The Old Pig Sty
In the middle of my decade of drunkenness, I took a break from booze to become a bona fide stoner, smoking about a bullet of hash every day. There was still booze, bottle after bottle of bargain scotch, beer can pyramids that towered in the middle of the single room in the dingy shack that had once been a pig sty; and there were other drugs, too. Pills, mostly. Ecstasy.
Sure, I was a mess. I was nineteen, had shaggy hair, no regular girlfriend, was interesting in little but writing poetry and smoking as much pot as I could get my hands on, had lesbian porn playing on repeat on the computer monitor, which teetered precariously on that old, beat up computer desk a friend and I found next to a dumpster, soaked from several nights’ rain, and did occasional magic shows at children’s birthday parties to bring in a little cash.
There were people over all the time. My pig sty was a haven, a ferry ride removed from the bustle of Hong Kong Island, where we’d smoke pot in joints and pipes and bongs, drink as much cheap booze as we could get our hands on, listen to music as loud as we wanted, and engage in that haughty pseudo-intellectualism common to stoners and college kids.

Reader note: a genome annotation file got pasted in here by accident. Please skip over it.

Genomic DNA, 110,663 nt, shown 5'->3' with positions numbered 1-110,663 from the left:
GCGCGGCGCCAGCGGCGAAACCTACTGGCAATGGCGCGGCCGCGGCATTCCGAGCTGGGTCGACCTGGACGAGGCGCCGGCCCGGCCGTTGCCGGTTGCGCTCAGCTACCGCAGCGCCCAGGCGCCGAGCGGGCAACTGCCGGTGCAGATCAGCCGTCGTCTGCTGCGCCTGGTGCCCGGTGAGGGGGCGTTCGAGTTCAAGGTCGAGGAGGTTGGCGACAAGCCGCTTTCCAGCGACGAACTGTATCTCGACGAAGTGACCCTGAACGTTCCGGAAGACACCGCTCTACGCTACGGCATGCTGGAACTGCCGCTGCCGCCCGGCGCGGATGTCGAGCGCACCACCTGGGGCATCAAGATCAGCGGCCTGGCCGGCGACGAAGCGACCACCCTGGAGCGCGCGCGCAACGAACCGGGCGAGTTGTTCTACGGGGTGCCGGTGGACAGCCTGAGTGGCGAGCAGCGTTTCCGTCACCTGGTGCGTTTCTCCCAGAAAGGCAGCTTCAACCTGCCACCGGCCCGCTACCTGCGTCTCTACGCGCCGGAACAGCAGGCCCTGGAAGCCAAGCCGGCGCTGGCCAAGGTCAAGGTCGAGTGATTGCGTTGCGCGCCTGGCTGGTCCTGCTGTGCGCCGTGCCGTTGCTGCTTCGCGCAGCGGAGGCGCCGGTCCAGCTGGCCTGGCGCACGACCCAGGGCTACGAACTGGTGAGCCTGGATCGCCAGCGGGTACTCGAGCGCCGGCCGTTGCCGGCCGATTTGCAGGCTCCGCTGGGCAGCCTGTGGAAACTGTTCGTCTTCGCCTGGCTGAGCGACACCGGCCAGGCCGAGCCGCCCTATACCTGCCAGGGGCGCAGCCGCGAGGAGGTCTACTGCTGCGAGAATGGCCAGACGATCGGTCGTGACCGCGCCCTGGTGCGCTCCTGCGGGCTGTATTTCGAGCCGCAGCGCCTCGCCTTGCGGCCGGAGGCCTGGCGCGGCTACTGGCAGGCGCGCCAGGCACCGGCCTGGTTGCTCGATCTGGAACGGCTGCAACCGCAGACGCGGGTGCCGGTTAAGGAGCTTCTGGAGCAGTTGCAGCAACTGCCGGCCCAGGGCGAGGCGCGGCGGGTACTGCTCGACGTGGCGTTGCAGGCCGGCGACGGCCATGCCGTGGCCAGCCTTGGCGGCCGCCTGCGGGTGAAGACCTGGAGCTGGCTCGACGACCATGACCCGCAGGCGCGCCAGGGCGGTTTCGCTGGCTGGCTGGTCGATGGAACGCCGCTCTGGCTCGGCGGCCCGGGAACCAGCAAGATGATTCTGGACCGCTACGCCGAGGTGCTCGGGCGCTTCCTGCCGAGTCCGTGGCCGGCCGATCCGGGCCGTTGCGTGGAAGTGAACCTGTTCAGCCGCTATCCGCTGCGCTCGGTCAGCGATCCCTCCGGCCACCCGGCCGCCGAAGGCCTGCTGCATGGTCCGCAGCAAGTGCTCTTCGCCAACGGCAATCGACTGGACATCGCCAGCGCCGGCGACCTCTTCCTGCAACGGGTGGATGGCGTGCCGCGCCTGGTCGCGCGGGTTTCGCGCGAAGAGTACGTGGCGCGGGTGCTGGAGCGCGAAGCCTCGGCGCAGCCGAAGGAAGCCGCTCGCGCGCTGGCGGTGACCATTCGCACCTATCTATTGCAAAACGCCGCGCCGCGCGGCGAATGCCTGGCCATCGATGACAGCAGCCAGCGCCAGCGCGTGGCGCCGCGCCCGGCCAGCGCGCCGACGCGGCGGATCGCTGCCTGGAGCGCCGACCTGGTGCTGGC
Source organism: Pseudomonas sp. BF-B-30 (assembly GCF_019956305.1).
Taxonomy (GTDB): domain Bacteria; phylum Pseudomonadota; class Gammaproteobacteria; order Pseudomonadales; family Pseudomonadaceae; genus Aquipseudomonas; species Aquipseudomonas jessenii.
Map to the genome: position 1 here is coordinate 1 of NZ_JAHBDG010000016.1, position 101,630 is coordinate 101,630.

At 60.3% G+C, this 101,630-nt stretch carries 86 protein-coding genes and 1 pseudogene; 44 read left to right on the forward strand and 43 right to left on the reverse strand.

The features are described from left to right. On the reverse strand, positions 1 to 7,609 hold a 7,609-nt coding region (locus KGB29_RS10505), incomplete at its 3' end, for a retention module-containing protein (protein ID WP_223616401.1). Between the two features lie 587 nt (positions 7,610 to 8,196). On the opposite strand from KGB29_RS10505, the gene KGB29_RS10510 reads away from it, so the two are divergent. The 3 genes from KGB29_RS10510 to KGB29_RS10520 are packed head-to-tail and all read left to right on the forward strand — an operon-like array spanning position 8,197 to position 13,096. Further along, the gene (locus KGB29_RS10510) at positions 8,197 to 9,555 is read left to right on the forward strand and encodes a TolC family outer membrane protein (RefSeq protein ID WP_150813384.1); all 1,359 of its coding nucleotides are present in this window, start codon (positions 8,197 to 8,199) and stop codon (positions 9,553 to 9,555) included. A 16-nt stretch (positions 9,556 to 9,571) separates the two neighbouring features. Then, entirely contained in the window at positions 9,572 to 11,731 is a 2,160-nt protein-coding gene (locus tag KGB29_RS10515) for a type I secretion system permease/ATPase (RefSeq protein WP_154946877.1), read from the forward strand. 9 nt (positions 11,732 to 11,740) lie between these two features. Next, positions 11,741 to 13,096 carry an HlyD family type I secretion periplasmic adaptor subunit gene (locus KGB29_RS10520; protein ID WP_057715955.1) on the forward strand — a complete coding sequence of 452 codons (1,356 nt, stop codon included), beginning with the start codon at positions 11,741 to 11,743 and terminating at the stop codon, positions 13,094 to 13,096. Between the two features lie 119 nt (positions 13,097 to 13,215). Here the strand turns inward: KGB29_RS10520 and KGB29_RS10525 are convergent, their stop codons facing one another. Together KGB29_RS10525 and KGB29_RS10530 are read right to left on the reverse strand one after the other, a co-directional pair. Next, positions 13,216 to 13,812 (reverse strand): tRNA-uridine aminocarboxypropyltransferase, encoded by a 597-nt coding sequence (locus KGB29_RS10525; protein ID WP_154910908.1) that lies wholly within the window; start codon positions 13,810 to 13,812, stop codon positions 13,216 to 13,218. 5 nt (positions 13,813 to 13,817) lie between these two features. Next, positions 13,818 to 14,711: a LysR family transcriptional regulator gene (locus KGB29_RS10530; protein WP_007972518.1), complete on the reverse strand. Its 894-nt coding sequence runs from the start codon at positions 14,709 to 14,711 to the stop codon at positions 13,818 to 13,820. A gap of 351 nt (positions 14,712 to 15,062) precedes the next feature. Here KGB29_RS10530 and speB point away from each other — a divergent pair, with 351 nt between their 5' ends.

We ate pretty well, we thought. There were restaurants down in the village where we could get a fix of greasy food – stoner staples, like burgers, pizza, fish & chips – and there were little grocery stores with cheap ingredients. Fried feasts of pork chops and thin-cut steak and marinated chicken breast and sausages, pots of soup, Pringles cans, pots of rice (topped with soy sauce or ketchup if we were lazy, and we often were) – god dammit, but we ate.
Then the gas ran out.
Monkey and my little kid sister were over. (In deference to the kid, Futurama played on the monitor instead of the usual lesbian porn.) We’d been smoking pot, were giggling hysterically, barely moving from the couch. The stove sputtered with little blue flames and died. We giggled, staring at a pot full of udon noodles, wondering how the hell we were going to heat it up.
I glanced at the shower. A flash of inspiration. The solution to our problem.
I cooked the noodles in shower water. They weren’t very good.